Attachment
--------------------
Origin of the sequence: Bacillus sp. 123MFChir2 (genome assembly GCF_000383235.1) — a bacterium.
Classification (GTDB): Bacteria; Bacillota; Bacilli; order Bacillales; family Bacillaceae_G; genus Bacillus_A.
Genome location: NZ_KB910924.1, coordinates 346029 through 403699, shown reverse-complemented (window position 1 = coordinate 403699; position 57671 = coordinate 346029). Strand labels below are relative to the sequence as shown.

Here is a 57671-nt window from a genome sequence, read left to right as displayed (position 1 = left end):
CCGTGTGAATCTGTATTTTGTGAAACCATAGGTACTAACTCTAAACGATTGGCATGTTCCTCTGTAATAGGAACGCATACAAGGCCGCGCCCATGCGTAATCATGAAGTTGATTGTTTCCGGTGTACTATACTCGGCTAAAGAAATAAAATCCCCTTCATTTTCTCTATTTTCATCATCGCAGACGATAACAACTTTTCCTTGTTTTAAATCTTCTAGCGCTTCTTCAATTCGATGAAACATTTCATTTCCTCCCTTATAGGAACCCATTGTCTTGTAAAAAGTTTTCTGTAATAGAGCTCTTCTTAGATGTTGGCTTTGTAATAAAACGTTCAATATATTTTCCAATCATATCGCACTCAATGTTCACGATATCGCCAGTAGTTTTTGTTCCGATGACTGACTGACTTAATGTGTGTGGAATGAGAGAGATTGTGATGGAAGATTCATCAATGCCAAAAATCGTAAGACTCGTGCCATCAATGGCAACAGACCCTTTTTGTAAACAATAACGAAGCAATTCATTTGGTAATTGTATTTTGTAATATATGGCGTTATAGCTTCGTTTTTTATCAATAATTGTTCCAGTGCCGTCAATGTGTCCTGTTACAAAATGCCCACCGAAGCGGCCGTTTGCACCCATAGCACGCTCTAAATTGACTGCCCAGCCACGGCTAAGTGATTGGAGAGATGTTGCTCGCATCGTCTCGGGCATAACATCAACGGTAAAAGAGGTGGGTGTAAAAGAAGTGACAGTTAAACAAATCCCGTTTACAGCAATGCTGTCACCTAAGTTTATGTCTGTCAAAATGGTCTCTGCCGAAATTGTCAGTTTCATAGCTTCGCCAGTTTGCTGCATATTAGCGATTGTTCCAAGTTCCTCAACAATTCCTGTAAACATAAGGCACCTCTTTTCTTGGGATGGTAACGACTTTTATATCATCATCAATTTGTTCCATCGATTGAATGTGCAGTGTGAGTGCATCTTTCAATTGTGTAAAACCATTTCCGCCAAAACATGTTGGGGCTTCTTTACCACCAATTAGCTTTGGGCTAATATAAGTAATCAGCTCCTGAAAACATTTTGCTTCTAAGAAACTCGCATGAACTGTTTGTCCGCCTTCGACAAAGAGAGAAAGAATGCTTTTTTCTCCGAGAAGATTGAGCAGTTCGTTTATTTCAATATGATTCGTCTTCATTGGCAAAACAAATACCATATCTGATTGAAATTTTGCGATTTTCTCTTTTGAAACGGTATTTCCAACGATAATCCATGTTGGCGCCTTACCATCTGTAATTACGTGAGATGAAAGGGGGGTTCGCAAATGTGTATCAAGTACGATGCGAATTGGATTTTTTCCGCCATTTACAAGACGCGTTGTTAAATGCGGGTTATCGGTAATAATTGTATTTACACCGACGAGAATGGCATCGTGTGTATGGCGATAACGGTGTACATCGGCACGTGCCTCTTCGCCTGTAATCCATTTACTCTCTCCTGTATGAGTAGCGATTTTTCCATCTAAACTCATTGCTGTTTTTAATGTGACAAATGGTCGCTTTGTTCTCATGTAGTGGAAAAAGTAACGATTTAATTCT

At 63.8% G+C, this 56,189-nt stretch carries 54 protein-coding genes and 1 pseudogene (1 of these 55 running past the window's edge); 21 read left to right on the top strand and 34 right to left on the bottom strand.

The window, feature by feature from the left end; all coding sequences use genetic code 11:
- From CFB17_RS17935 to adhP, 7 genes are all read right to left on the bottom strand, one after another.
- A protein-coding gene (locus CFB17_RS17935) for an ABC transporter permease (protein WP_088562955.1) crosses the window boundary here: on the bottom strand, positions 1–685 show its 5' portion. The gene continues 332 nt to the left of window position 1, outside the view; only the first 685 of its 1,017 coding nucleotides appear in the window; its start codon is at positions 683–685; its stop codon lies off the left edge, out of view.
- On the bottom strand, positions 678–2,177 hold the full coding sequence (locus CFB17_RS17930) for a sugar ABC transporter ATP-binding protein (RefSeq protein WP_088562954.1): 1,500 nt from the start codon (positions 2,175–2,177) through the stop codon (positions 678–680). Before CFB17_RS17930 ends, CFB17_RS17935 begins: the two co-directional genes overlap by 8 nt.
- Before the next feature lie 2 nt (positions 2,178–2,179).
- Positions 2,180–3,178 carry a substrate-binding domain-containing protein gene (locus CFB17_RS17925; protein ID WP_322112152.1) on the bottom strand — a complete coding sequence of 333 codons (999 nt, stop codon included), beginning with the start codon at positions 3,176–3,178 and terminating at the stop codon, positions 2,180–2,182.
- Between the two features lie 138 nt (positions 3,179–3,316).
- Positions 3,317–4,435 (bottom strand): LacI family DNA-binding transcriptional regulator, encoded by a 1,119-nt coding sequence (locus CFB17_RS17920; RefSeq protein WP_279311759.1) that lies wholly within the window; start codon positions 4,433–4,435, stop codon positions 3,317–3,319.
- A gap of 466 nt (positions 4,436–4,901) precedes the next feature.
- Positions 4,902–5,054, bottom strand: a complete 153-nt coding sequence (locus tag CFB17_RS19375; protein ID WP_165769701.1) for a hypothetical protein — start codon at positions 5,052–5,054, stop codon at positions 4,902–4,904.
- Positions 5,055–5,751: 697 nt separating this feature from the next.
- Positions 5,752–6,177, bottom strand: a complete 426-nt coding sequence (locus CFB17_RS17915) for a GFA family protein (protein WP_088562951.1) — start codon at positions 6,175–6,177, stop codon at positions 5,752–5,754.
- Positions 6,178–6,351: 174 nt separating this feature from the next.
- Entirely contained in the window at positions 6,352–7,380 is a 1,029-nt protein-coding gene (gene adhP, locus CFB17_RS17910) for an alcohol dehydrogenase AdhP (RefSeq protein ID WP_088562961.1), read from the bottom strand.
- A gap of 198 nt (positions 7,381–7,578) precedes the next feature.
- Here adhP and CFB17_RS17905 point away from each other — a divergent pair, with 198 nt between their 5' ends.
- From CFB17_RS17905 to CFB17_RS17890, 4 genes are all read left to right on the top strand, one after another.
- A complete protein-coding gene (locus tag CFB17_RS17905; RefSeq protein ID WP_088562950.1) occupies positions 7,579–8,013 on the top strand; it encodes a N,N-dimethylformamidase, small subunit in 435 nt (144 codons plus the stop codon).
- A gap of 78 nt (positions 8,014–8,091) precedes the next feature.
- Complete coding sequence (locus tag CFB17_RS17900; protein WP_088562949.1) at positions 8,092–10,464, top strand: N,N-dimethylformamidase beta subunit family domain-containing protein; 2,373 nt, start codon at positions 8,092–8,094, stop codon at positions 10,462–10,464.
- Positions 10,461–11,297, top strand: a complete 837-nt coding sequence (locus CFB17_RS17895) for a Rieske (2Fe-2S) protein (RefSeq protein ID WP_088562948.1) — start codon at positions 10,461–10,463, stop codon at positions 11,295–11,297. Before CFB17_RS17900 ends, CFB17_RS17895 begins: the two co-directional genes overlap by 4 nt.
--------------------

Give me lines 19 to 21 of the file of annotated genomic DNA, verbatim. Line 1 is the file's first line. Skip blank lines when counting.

- Positions 6,178–6,351: 174 nt separating this feature from the next.
- Entirely contained in the window at positions 6,352–7,380 is a 1,029-nt protein-coding gene (gene adhP, locus CFB17_RS17910) for an alcohol dehydrogenase AdhP (RefSeq protein ID WP_088562961.1), read from the bottom strand.
- A gap of 198 nt (positions 7,381–7,578) precedes the next feature.